J Is For Jihad: How The Islamic State Indoctrinates Children With Math, Grammar, Tanks, and Guns

Every child left behind? The Islamic State has set up education programs to groom the next generation of fighters. And they don’t just cover your standard jihadi topics, but also the more banal subjects like math, grammar and the English language. The Islamic State’s built schools, created textbooks, and even developed phone apps, to “educate” children, shedding light on a surreal aspect of the terrorist organization’s reach and strategy. Here’s an app the Islamic State purportedly developed to teach children things like the alphabet… and tanks and guns.

From the Islamic State’s mobile child education app: “B is for Bunduqiyya (gun)”

“S is for sayf (sword)”

“D is for Dababa (tank)”

Experts say there is a tactical purpose behind the pedagogy. “There’s a need to physically and mentally prepare children to be the ‘next generation’” of fighters, said Mia Bloom, terrorism expert at Georgia State University told Foreign Policy. “It exposes the children to violence in a routine and daily fashion so it ceases to be shocking and normalizes violence,” she said. Bloom and others at the Georgia State University Minerva research project on children and extremism track these apps, textbooks, and other macabre Islamic State learning tools. She told FP her team already found 35 Islamic State textbooks easily downloadable and ready to use in the dark corners of the Internet. Some are even in English. Whatever they find, they send to U.S. law enforcement and defense officials.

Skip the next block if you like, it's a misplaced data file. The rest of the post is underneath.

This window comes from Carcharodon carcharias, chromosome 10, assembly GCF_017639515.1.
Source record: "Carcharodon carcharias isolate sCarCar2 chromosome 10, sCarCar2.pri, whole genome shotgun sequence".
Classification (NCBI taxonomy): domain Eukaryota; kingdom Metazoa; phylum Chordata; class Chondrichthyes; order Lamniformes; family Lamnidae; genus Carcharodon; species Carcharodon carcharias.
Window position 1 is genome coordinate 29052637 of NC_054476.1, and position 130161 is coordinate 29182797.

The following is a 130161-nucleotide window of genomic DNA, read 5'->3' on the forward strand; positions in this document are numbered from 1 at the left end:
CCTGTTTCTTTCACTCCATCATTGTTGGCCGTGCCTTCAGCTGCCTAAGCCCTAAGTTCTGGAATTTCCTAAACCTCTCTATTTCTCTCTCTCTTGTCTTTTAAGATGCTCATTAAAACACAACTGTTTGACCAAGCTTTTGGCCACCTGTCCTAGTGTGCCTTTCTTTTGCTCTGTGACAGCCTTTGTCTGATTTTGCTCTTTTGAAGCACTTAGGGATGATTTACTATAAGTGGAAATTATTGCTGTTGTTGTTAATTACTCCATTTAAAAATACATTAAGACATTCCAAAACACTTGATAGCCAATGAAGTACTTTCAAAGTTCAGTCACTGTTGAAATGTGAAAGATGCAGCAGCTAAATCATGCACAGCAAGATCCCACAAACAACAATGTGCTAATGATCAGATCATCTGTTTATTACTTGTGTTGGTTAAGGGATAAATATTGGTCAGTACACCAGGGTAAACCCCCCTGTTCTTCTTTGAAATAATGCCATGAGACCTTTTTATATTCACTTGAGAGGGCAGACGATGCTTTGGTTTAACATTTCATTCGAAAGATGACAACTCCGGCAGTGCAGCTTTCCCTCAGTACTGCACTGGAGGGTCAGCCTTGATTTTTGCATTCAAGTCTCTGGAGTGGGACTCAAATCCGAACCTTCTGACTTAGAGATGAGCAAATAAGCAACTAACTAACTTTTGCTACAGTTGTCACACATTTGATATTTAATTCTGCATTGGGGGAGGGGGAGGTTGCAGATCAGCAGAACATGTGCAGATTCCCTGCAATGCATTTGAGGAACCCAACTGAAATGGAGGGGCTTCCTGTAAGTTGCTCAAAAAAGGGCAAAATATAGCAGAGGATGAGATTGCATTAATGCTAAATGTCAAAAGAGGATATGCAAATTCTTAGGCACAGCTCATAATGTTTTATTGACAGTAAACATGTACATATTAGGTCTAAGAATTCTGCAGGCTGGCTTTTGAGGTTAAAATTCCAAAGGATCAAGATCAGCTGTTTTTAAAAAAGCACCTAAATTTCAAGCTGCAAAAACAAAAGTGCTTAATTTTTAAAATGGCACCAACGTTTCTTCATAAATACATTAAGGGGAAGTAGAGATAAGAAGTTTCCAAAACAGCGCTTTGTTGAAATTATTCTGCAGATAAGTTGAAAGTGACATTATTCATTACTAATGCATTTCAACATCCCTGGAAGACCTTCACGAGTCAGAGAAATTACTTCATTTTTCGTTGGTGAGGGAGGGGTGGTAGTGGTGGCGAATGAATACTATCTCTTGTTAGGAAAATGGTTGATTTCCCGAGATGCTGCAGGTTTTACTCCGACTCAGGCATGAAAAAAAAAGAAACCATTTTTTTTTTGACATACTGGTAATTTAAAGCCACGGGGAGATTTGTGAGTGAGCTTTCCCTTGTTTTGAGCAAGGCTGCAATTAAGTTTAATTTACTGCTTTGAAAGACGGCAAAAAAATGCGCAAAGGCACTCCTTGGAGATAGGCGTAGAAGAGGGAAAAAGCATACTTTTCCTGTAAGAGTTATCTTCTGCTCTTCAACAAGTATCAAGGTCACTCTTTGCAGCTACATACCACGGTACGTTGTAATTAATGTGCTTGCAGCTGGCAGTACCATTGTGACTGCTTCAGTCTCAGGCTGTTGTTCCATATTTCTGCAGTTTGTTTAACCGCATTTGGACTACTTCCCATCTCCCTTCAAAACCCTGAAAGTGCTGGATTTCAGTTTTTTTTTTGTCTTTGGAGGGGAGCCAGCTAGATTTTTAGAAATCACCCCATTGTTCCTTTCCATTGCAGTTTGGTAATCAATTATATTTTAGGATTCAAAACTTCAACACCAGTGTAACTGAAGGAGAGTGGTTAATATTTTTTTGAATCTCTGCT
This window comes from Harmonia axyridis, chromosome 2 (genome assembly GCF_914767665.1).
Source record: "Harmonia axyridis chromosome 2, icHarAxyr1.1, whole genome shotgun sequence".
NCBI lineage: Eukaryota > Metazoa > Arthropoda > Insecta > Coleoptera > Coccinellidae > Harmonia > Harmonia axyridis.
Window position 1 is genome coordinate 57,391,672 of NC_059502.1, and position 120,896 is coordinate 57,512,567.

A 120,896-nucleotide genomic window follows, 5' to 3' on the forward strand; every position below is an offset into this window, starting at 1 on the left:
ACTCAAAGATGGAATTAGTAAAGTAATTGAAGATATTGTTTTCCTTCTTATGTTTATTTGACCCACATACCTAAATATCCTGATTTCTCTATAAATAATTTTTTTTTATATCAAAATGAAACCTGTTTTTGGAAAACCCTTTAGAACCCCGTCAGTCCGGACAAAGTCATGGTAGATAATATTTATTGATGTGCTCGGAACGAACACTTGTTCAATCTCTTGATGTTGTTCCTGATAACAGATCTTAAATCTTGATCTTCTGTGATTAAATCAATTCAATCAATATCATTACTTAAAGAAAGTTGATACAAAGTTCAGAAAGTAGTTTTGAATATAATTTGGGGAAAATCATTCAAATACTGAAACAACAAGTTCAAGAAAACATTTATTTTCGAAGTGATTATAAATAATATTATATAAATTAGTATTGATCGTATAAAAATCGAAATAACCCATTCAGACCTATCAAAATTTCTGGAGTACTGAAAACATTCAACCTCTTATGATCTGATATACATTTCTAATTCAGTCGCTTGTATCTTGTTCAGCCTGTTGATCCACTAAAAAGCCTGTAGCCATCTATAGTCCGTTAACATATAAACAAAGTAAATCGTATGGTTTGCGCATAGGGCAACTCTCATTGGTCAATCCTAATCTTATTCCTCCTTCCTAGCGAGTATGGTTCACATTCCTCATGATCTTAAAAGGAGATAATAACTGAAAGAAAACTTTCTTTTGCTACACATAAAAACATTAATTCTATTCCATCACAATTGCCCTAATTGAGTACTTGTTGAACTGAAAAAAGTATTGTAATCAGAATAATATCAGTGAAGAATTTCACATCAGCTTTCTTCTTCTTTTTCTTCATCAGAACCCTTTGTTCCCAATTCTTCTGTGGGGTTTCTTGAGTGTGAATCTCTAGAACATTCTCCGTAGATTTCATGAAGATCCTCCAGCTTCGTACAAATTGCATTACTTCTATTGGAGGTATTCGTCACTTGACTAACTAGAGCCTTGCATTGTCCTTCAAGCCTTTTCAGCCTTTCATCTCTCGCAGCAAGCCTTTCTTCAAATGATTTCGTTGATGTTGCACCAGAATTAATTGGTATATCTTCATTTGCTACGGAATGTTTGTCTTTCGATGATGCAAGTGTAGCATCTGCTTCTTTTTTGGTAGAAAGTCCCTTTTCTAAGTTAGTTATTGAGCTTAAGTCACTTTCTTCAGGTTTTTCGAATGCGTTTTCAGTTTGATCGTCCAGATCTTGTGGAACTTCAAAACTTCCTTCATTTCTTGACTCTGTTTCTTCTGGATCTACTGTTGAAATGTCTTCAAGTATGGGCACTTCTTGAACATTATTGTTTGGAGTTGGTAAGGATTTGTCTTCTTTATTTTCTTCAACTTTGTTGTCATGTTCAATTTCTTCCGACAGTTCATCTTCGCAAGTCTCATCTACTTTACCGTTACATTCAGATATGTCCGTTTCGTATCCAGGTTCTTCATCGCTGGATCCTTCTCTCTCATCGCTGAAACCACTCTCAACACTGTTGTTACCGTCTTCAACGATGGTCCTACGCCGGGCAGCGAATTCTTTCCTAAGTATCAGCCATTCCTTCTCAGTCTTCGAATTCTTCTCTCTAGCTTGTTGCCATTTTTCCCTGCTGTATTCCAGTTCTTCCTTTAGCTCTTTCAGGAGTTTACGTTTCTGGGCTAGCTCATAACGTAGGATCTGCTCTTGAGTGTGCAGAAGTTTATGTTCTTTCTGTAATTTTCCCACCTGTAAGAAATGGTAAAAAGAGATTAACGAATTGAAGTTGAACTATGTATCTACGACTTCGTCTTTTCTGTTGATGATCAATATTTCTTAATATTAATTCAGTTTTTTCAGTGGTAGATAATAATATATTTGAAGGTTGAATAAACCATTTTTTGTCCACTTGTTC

The Islamic State doesn’t stop at teaching materials. It has even built schools in eastern Syria in 2015, complete with curriculum, lesson plans and salaried teachers to indoctrinate children.

And what school wouldn’t be complete without phys ed? The Islamic State has a textbook on that, saturated in Islamic State imagery, that focuses less on dodgeball and more on tactical fighting moves.

Then there’s the math textbook, where children learn to count things like cherries, crayons — and bullets with weapon watermarks in the background.

Here’s excerpts of an Islamic State English primer, obtained by the Middle East Media Research Institute: